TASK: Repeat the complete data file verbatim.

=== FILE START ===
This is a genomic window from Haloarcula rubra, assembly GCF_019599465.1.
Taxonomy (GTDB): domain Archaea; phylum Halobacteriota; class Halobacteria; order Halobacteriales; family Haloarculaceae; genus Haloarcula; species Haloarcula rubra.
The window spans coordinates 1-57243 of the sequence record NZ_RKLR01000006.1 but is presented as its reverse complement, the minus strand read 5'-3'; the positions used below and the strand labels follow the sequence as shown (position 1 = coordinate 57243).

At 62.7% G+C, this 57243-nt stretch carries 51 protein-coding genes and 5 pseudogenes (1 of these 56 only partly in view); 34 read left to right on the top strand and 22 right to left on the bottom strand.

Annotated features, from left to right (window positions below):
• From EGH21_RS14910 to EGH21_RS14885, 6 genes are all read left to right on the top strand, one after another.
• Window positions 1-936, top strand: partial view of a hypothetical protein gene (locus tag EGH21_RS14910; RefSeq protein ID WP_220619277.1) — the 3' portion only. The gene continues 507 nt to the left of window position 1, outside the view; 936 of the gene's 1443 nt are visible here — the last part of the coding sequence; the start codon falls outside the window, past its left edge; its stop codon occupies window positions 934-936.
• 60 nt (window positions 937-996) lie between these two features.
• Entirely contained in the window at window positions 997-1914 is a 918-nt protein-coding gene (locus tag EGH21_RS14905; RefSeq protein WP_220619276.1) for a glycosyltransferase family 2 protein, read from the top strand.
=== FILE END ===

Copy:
This is a genomic window from Haloarcula rubra, assembly GCF_019599465.1.
Taxonomy (GTDB): domain Archaea; phylum Halobacteriota; class Halobacteria; order Halobacteriales; family Haloarculaceae; genus Haloarcula; species Haloarcula rubra.
The window spans coordinates 1-57243 of the sequence record NZ_RKLR01000006.1 but is presented as its reverse complement, the minus strand read 5'-3'; the positions used below and the strand labels follow the sequence as shown (position 1 = coordinate 57243).

At 62.7% G+C, this 57243-nt stretch carries 51 protein-coding genes and 5 pseudogenes (1 of these 56 only partly in view); 34 read left to right on the top strand and 22 right to left on the bottom strand.

Annotated features, from left to right (window positions below):
• From EGH21_RS14910 to EGH21_RS14885, 6 genes are all read left to right on the top strand, one after another.
• Window positions 1-936, top strand: partial view of a hypothetical protein gene (locus tag EGH21_RS14910; RefSeq protein ID WP_220619277.1) — the 3' portion only. The gene continues 507 nt to the left of window position 1, outside the view; 936 of the gene's 1443 nt are visible here — the last part of the coding sequence; the start codon falls outside the window, past its left edge; its stop codon occupies window positions 934-936.
• 60 nt (window positions 937-996) lie between these two features.
• Entirely contained in the window at window positions 997-1914 is a 918-nt protein-coding gene (locus tag EGH21_RS14905; RefSeq protein WP_220619276.1) for a glycosyltransferase family 2 protein, read from the top strand.